Exhibit A: Amy T., from the wilds of Pennsylvania, recently wrote a letter to “Mr. Trump,” a moniker that embraces you, DJT, and me. Now I am being doubly doppelgängered. She begins her epistle, which reads like a missile to crippled America: “DEMOCRAT NO MORE” and goes on to explain how Lyme disease, borne by a “disgusting, 8-legged, microscopic deer tick” (is this a veiled epithet for Hillary Clinton?), has “provided me with an unprovoked sentence of pain” (here, I think Ms. Thompson might be referring to something much larger and less precise than Lyme, like living in America). Mr. Trump, she continues, is the man to cure her and make things right because “well, I’m sure you have the answer to this...” At the last moment, Thompson’s rant recedes and the Letter to the Father becomes a billet doux: “With all due respect Mr. Trump...I love you, and love what you are trying to do for our country.”

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Well, I’ve taken enough of your time. I trust you grasp the scope and urgency of this problem. For all I know, you are in the possession of love letters to me. They say it’s dangerous to meet your Doppelgänger in person. You might cancel me out more than you already have. Or we’ll dissolve into each other, like Narcissus and his reflection. I say we risk it. We can exchange our star-crossed correspondence and discuss a pseudonym for you. I suggest we meet at the 21 Club. I hear the Trump Burger is delicious.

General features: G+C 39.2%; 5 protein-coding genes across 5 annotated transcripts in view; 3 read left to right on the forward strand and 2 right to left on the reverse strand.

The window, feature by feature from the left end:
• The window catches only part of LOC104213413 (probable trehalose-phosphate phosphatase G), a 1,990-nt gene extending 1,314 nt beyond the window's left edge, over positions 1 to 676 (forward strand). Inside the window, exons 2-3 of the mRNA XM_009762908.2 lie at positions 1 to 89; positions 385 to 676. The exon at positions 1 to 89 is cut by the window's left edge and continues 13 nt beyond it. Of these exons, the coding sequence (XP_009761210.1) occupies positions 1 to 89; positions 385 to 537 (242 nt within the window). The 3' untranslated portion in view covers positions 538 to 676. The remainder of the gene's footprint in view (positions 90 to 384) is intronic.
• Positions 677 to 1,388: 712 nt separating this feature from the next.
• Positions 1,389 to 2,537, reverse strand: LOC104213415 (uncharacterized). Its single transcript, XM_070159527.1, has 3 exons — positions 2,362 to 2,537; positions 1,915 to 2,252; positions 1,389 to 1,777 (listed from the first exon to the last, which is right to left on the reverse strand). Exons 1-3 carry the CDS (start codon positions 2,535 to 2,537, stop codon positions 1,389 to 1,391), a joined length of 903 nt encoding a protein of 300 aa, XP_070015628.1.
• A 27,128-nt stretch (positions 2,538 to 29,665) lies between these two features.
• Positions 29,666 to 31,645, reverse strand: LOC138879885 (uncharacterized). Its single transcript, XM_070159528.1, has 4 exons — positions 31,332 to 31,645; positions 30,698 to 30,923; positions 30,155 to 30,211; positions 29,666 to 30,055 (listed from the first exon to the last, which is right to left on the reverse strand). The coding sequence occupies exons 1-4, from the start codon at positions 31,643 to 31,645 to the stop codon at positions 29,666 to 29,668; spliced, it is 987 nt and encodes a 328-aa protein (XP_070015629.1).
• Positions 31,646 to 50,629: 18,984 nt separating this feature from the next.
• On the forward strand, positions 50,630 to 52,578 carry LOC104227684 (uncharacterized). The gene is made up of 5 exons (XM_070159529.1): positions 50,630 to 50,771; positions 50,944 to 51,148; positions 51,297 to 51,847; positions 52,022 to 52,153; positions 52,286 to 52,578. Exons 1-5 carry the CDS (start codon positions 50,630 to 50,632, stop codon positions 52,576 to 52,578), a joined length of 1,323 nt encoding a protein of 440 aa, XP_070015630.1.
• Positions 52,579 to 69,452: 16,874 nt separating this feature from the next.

Looking forward to it, mon semblable, mon frère.

Yours (Ours),

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Eric Frederick Trump


Eric Trump

Eric Trump is a writer and translator who teaches German literature at Vassar College. He is writing a book about organ transplantation.

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Donald Trump Editor's Picks Elections 2016 Eric Trump Life Stories Life Mistaken Identity